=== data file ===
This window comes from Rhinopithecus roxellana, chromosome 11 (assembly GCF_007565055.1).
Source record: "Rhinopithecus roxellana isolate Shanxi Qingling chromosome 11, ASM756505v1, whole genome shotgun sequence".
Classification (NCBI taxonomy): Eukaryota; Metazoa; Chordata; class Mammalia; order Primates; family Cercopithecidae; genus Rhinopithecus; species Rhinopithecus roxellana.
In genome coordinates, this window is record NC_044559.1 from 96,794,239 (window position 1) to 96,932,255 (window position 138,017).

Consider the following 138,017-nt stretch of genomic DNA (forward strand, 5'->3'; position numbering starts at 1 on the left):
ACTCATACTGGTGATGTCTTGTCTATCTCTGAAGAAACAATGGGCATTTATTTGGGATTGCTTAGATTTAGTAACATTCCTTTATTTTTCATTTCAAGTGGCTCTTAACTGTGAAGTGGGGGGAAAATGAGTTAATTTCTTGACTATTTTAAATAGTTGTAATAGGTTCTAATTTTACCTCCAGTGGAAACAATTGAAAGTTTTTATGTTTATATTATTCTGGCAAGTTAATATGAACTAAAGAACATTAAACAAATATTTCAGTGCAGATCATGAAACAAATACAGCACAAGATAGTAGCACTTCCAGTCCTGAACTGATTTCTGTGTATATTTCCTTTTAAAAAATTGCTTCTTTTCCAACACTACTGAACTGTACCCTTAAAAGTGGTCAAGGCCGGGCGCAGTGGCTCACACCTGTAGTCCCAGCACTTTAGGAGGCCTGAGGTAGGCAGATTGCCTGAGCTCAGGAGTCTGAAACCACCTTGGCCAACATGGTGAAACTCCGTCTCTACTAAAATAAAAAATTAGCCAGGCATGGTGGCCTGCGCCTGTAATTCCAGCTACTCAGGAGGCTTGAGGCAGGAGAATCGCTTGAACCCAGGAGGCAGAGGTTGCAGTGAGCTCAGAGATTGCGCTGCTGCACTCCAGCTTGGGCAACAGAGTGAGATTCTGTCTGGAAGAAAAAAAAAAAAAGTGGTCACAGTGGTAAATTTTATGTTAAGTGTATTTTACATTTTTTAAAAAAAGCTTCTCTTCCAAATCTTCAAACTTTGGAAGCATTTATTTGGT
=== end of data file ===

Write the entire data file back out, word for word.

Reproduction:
This window comes from Rhinopithecus roxellana, chromosome 11 (assembly GCF_007565055.1).
Source record: "Rhinopithecus roxellana isolate Shanxi Qingling chromosome 11, ASM756505v1, whole genome shotgun sequence".
Classification (NCBI taxonomy): Eukaryota; Metazoa; Chordata; class Mammalia; order Primates; family Cercopithecidae; genus Rhinopithecus; species Rhinopithecus roxellana.
In genome coordinates, this window is record NC_044559.1 from 96,794,239 (window position 1) to 96,932,255 (window position 138,017).

Consider the following 138,017-nt stretch of genomic DNA (forward strand, 5'->3'; position numbering starts at 1 on the left):
ACTCATACTGGTGATGTCTTGTCTATCTCTGAAGAAACAATGGGCATTTATTTGGGATTGCTTAGATTTAGTAACATTCCTTTATTTTTCATTTCAAGTGGCTCTTAACTGTGAAGTGGGGGGAAAATGAGTTAATTTCTTGACTATTTTAAATAGTTGTAATAGGTTCTAATTTTACCTCCAGTGGAAACAATTGAAAGTTTTTATGTTTATATTATTCTGGCAAGTTAATATGAACTAAAGAACATTAAACAAATATTTCAGTGCAGATCATGAAACAAATACAGCACAAGATAGTAGCACTTCCAGTCCTGAACTGATTTCTGTGTATATTTCCTTTTAAAAAATTGCTTCTTTTCCAACACTACTGAACTGTACCCTTAAAAGTGGTCAAGGCCGGGCGCAGTGGCTCACACCTGTAGTCCCAGCACTTTAGGAGGCCTGAGGTAGGCAGATTGCCTGAGCTCAGGAGTCTGAAACCACCTTGGCCAACATGGTGAAACTCCGTCTCTACTAAAATAAAAAATTAGCCAGGCATGGTGGCCTGCGCCTGTAATTCCAGCTACTCAGGAGGCTTGAGGCAGGAGAATCGCTTGAACCCAGGAGGCAGAGGTTGCAGTGAGCTCAGAGATTGCGCTGCTGCACTCCAGCTTGGGCAACAGAGTGAGATTCTGTCTGGAAGAAAAAAAAAAAAAGTGGTCACAGTGGTAAATTTTATGTTAAGTGTATTTTACATTTTTTAAAAAAAGCTTCTCTTCCAAATCTTCAAACTTTGGAAGCATTTATTTGGT